By ensuring timely access to trauma center (TC) care, well-organized trauma systems have the potential to significantly reduce injury-related mortality. However, undertriage continues to be a significant problem in many regional trauma systems. Taking a novel, population-based approach, we estimated the potential detrimental impact of undertriage to a non-TC (NTC) within a regional system.
We performed a population-based, retrospective cohort study of TC effectiveness in a region with urban, suburban, and rural areas. Data were derived from administrative databases capturing all emergency department deaths and admissions in the region. Adult motor vehicle collision occupants presenting to any emergency department in the study region were included (2002–2010). Data were limited to patients with severe injury. The exposure of interest was initial triage destination (TC or NTC), regardless of later transfer to TC. Mortality was compared across groups, using an instrumental variable analysis to adjust for confounding.
Among 6,341 motor vehicle collision occupants, 45% (n = 2,857) were triaged from the scene of injury to a TC. Among patients transported from the scene to a NTC, 57% (n = 2,003) were transferred to a TC within 24 hours of initial evaluation. Compared with patients triaged to a NTC, adjusted mortality was lower among patients triaged directly to a TC, both at 24 hours (odds ratio: 0.58, 95% confidence interval: 0.41–0.84) and at 48 hours (odds ratio: 0.68, 95% confidence interval: 0.48–0.96). A trend toward reduced mortality with TC triage was also observed at 7 and 30 days.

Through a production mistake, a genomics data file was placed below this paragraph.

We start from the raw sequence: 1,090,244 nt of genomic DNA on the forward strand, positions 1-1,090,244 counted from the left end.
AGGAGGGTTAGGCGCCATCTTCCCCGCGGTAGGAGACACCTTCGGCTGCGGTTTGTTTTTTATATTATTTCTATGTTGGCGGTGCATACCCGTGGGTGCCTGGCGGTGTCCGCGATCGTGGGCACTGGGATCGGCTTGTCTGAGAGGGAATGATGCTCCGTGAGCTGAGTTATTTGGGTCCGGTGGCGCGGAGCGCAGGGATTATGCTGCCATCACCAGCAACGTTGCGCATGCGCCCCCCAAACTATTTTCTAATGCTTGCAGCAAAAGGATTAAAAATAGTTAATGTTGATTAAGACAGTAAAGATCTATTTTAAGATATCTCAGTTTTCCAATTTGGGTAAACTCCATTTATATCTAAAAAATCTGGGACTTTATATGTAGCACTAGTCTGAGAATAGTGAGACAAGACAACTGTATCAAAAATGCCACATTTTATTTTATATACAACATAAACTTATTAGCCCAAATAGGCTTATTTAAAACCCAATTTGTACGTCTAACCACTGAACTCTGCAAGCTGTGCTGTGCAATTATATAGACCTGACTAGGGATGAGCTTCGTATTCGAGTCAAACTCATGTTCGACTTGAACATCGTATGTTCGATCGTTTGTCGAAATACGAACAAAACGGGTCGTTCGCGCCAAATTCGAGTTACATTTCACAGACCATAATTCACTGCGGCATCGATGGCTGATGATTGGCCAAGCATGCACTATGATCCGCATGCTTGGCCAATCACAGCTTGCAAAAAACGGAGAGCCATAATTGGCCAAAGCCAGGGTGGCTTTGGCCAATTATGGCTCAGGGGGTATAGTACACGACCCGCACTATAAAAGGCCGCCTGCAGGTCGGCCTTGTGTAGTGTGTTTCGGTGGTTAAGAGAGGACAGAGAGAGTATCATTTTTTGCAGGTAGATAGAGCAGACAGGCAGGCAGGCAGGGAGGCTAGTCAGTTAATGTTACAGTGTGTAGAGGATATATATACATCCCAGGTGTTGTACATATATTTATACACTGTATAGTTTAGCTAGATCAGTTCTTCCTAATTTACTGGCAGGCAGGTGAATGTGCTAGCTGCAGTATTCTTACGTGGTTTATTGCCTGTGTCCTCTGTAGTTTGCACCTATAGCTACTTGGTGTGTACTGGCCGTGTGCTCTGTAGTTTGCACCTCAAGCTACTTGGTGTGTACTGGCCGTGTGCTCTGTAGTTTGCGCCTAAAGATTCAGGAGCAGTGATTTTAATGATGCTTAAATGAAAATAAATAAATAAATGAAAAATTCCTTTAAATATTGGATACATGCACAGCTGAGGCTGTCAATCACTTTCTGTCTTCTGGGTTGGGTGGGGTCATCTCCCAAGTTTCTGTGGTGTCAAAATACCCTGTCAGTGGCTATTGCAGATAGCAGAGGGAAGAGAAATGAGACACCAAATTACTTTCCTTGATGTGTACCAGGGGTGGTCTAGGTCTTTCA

Our data are population-based evidence of the early benefits of direct triage to TC. Although many surviving patients are later transferred to a TC, initial triage to a NTC is associated with at least a 30% increase in mortality in the first 48 hours after injury.
Therapeutic study, level IV.
Submitted: October 2, 2011, Revised: January 29, 2012, Accepted: February 1, 2012.
From the Department of Surgery (B.H., D.G., C.D.M., S.V.S., A.B.N.), University of Toronto; Institute for Clinical Evaluative Sciences (T.A.S., B.Z., G.D.R., A.B.N.); Department of Health Policy, Management and Evaluation (T.A.S.) University of Toronto; Department of Medicine (G.D.R.), University of Toronto; and Keenan Research Centre in the Li Ka Shing Knowledge Institute of St. Michael’s Hospital (A.B.N.), Toronto, Ontario, Canada.
Supported, in part, by funds from a Canada Research Chair Program (to A.B.N.), a Canadian Institutes of Health Research (CIHR) fellowship (to B.H.), and a CIHR Team Grant in Trauma System Development. In addition, this study was supported by the Institute for Clinical Evaluative Sciences (ICES), which is funded by an annual grant from the Ontario Ministry of Health and Long-Term Care (MOHLTC).
Presented, in part, at the 2011 Annual Meeting of the American Association for the Surgery of Trauma, Chicago, IL.
Address for reprints: Barbara Haas, MD, 30 Bond Street, Queen Wing, 3-074, Toronto, ON, Canada M5B 1W8; email: firstname.lastname@example.org.